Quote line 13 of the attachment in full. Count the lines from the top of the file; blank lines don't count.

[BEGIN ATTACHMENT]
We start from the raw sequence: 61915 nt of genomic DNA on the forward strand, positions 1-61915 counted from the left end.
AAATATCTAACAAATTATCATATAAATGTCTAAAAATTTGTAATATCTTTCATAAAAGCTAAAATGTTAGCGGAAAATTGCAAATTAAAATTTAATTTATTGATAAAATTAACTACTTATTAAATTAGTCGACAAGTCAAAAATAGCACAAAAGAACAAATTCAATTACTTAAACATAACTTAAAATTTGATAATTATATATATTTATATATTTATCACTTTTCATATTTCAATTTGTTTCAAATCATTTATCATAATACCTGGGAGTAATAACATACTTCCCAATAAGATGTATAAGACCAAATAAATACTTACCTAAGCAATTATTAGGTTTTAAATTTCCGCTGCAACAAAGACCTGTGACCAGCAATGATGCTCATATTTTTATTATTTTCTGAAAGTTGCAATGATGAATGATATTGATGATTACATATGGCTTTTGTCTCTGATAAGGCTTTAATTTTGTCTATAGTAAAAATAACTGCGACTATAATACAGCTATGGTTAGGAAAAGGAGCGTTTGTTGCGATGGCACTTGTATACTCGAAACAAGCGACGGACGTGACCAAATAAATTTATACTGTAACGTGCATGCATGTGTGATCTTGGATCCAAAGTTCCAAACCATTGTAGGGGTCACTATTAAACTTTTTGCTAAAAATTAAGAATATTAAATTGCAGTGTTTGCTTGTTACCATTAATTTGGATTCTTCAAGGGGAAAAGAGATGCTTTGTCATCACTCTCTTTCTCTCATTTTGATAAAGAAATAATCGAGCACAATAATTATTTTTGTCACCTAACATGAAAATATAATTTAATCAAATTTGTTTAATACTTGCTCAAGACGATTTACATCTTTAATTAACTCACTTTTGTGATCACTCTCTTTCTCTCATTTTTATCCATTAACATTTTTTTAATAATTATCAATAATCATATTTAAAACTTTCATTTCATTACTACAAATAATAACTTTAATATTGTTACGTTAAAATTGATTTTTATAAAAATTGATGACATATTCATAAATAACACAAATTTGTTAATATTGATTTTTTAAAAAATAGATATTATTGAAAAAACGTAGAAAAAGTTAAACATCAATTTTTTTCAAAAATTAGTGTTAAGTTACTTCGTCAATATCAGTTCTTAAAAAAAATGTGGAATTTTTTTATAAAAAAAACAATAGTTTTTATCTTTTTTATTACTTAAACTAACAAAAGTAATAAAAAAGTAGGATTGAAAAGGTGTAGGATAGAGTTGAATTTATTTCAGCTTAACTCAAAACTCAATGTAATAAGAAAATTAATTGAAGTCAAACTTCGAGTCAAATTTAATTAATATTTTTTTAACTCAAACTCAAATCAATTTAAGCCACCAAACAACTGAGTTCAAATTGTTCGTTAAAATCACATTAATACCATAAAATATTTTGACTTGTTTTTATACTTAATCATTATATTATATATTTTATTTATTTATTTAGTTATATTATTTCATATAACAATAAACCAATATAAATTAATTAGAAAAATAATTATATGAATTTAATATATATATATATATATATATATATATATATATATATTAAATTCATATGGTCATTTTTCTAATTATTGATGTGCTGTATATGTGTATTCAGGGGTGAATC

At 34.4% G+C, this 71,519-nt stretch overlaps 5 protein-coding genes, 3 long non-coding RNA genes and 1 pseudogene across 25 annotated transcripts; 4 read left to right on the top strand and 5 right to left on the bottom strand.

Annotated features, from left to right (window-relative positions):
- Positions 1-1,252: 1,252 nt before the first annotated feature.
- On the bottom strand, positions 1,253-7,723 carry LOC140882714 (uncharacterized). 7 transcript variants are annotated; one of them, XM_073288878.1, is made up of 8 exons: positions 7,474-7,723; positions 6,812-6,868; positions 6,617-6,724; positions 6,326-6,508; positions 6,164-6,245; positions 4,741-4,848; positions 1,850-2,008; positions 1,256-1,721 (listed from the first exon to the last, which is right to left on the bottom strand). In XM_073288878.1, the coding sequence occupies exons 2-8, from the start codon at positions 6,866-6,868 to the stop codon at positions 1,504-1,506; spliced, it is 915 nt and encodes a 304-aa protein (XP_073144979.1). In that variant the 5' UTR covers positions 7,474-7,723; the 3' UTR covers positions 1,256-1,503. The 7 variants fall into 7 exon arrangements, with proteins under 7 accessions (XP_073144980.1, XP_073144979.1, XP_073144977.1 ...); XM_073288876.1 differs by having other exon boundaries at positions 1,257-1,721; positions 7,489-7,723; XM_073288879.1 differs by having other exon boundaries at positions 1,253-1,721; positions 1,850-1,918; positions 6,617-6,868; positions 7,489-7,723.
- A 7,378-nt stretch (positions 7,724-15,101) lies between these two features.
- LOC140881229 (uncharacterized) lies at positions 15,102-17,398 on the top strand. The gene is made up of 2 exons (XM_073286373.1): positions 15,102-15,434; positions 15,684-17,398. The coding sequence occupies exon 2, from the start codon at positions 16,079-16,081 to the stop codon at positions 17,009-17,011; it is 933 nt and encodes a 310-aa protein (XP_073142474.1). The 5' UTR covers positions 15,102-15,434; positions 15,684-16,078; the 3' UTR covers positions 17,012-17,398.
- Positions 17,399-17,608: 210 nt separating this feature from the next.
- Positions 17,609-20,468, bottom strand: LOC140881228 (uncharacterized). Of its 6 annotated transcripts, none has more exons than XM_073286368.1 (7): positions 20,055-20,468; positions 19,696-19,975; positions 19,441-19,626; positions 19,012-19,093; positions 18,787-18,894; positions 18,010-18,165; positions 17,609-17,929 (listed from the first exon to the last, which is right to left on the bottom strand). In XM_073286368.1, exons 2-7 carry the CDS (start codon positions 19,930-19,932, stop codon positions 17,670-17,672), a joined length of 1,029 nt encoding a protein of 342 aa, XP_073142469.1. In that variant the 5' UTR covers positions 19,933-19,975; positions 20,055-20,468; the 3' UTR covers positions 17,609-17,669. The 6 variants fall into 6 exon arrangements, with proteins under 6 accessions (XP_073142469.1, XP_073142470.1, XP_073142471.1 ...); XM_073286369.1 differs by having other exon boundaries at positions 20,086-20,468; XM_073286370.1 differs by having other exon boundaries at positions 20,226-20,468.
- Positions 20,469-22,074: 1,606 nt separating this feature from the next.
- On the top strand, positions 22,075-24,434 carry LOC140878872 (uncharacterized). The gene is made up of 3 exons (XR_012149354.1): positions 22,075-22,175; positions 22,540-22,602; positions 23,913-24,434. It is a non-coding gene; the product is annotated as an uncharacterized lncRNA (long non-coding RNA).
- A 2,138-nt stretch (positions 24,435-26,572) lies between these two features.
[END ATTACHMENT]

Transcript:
- A 2,138-nt stretch (positions 24,435-26,572) lies between these two features.